Prior to the 1960s, there were virtually no outlets for the wealth of black theatrical talent in America. Playwrights writing realistically about the black experience could not get their work produced, and even the most successful performers, such as Hattie McDaniel and Butterfly McQueen, were confined to playing roles as servants. It was disenfranchised artists such as these who set out to create a theater concentrating primarily on themes of black life. In 1965, Playwright Douglas Turner Ward, actor Robert Hooks, and theater manager Gerald Krone came together to make these dreams a reality with the Negro Ensemble Company. The main catalyst for this project was the 1959 production of “A Raisin in the Sun.”
Written by Lorraine Hansberry, of “A Raisin in the Sun” was a gritty, realistic view of black family life. The long-running play gave many black theater people the opportunity to meet and work together. Robert Hooks and Douglas Turner Ward were castmates in the road company. Together they dreamed of starting a theater company run by and for black people. While acting in Leroi Jones’ play “The Dutchman,” Hooks began spending nights teaching to local black youth. In a public performance primarily for parents and neighbors, the kids put on a one-act play by Ward. A newspaper critic who had attended the performance recommended that Ward’s plays be produced commercially.
While Hooks raised money, Ward wrote plays. The pair recruited a theater manager, Gerald Krone, and the three men produced an evening of black-oriented, satiric one act plays. One of these short plays, “Day of Absence,” was a reverse minstrel show, with black actors in whiteface performing the roles of whites in a small Southern town on a day when all the blacks have mysteriously disappeared. The plays, performed at the St. Marks Play House in Greenwich Village, were a major success. They ran for 504 performances and won Ward an Obie Award for acting and a Drama Desk Award for writing. Impressed with his work, The New York Times invited Ward to write an article on the condition of black artists in American theater.
Ward’s piece in the Times became a manifesto for the establishment of a resident black theater company. With money from the Ford Foundation and a home at the St. Marks Playhouse, the Negro Ensemble Company formed officially in 1967. Though the new company succeeded in attracting audiences from all walks of life, they ran into a number of political and economic difficulties. In London a performance of the NEC’s first production, “Song of the Lucitanian Bogey” (1967) was heckled by-right wing protesters who resented its anti-colonial message. Back home in America, the group had to deal with criticism from members of the black community over their continued association with white administrators, playwrights, and funders.
Among the many plays produced by the Negro Ensemble Company were such greats as Peter Weiss’ “Song of the Lucitanian Bogey”, Lonnie Elder’s Ceremonies in Dark Old Men” (1969) and Charles Fuller’s “Zooman and the Sign” (1980). These plays dealt with complex and often ignored aspects of the black experience. Creating emotionally resonant characters with depth and variety, the NEC paved the way for black Americans to present a voice that had been aggressively stifled for three hundred years. This revolution in production and writing also meant an equally important advance for black actors. With the NEC, many black actors found their first opportunity to play characters with depth and meaning.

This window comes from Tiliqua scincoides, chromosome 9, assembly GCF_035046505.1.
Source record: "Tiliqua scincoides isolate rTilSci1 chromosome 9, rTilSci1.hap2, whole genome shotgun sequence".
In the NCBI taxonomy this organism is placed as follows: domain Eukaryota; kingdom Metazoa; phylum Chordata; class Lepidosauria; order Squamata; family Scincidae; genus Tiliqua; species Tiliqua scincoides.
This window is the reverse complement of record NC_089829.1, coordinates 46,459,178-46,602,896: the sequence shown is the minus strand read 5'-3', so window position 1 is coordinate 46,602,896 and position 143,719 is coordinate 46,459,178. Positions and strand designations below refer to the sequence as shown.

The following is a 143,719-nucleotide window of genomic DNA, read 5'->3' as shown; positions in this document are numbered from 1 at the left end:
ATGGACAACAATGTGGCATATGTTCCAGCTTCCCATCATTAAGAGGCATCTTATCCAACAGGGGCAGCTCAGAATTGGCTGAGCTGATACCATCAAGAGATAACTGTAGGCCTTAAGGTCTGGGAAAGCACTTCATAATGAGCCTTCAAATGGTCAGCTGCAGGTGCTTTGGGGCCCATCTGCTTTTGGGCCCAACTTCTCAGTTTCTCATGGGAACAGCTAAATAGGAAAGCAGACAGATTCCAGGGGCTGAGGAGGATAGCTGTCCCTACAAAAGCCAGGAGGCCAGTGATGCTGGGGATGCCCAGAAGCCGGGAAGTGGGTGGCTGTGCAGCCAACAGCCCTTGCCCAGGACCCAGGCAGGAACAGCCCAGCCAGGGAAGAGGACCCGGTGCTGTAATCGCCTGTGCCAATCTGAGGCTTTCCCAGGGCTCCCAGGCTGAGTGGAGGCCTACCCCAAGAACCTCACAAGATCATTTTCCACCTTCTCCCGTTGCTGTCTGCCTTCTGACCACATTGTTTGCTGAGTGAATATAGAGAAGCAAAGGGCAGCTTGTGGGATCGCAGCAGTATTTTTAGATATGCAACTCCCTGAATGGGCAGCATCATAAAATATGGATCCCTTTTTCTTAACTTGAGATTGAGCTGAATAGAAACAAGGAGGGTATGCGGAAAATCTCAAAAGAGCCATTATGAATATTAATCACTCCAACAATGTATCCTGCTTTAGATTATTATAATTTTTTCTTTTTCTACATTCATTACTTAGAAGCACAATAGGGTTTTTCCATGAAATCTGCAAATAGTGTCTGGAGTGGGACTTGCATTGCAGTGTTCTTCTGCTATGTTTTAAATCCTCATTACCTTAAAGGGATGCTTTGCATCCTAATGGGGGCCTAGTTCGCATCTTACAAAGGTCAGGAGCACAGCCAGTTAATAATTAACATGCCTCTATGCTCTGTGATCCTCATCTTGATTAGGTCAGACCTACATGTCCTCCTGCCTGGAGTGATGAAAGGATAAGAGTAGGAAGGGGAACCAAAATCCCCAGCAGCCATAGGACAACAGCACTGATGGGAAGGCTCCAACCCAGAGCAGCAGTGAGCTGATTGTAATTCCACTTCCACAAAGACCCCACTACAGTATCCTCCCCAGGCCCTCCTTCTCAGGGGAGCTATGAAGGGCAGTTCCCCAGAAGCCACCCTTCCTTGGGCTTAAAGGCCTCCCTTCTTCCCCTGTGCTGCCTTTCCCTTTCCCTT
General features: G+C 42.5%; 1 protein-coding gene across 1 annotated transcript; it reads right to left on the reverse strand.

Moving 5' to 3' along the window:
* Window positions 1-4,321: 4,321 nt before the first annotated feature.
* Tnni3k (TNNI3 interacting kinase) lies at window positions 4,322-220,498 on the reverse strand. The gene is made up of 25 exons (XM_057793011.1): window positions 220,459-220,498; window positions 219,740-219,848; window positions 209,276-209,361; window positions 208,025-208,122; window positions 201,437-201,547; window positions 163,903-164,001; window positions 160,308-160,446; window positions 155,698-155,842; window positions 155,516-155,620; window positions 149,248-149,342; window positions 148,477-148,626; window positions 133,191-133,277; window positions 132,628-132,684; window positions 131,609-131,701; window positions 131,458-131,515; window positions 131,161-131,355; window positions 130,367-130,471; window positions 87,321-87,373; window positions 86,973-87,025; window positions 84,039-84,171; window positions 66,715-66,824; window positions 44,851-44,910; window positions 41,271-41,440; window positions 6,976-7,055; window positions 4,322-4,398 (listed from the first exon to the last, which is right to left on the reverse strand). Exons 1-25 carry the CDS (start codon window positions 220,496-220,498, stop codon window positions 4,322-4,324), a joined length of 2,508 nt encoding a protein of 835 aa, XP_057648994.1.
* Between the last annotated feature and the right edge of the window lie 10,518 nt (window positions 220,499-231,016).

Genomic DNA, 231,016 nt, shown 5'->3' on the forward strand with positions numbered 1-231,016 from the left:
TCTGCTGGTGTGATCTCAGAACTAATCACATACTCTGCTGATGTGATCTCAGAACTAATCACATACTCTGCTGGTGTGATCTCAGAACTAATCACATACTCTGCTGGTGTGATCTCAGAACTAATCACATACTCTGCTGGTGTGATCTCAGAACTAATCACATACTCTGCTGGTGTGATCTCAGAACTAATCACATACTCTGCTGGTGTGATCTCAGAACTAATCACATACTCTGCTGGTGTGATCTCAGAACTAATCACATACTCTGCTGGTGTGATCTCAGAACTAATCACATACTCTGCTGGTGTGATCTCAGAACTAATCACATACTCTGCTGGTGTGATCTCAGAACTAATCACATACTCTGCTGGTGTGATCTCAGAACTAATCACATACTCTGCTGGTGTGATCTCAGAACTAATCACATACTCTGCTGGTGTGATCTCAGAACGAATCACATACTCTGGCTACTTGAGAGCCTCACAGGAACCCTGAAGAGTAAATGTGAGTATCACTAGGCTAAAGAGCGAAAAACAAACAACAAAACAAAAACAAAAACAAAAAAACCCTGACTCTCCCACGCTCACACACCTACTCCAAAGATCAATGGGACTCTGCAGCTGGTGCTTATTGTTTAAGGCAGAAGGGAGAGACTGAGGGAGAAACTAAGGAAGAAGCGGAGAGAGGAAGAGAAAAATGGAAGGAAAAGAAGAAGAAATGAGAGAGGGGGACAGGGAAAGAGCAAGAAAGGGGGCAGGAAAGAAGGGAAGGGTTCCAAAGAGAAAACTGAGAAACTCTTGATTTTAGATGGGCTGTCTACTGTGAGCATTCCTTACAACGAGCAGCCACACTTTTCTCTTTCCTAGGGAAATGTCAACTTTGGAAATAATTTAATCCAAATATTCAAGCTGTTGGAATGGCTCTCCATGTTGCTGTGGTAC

Though critically acclaimed and presenting some of the most important theatrical work of its time, the NEC ran into a number of economic troubles. With production costs rising and an original grant from the Ford Foundation gone, the group no longer had enough money for many of its projects. Even sellout audiences in the St. Marks Theater could not generate enough revenue to meet the budget. In the 1972-73 season the resident company was disbanded, staff was cut back, training programs canceled, and salaries deferred. The decision was made to produce only one new play a year.
Fortunately, the first play chosen was “The River Niger,” by Joe Walker. “The River Niger” was a moving play about the struggles of a black family from Harlem in the ’70s. It was the first NEC production to move to Broadway, where it stayed for nine months. It won the Tony Award for Best Play, and embarked on an extensive national tour. The success of “The River Niger” helped to insure the continued work of the NEC and of its many members over the next ten years. In 1981, the NEC had what was probably its most successful production with “A Soldier’s Play,” by Charles Fuller. “A Soldier’s Play” is a gripping story of the murder of a black soldier on a Southern Army base, and the subsequent investigation by a black army captain. It was a tremendously popular play and won both the Critics Circle Best Play Award and the Pulitzer Prize. It was later made into a movie, “A Soldier’s Story,” which was nominated for three Academy Awards.
Since its founding in 1967, the NEC has produced more than two hundred new plays and provided a theatrical home for more than four thousand cast and crew members. Among its ranks have been some of the best black actors in television and film, including Louis Gossett Jr., Sherman Hemsley, and Phylicia Rashad. The NEC is respected worldwide for its commitment to excellence, and has won dozens of honors and awards. While these accolades point to the larger success of the NEC, it has created something far greater. It has been a constant source and sustenance for black actors, directors, and writers as they have worked to break down walls of racial prejudice.